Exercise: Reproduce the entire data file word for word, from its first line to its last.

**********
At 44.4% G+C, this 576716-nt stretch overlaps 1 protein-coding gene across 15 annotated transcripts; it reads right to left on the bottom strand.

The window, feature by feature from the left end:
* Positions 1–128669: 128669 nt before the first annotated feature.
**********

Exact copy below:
At 44.4% G+C, this 576716-nt stretch overlaps 1 protein-coding gene across 15 annotated transcripts; it reads right to left on the bottom strand.

The window, feature by feature from the left end:
* Positions 1–128669: 128669 nt before the first annotated feature.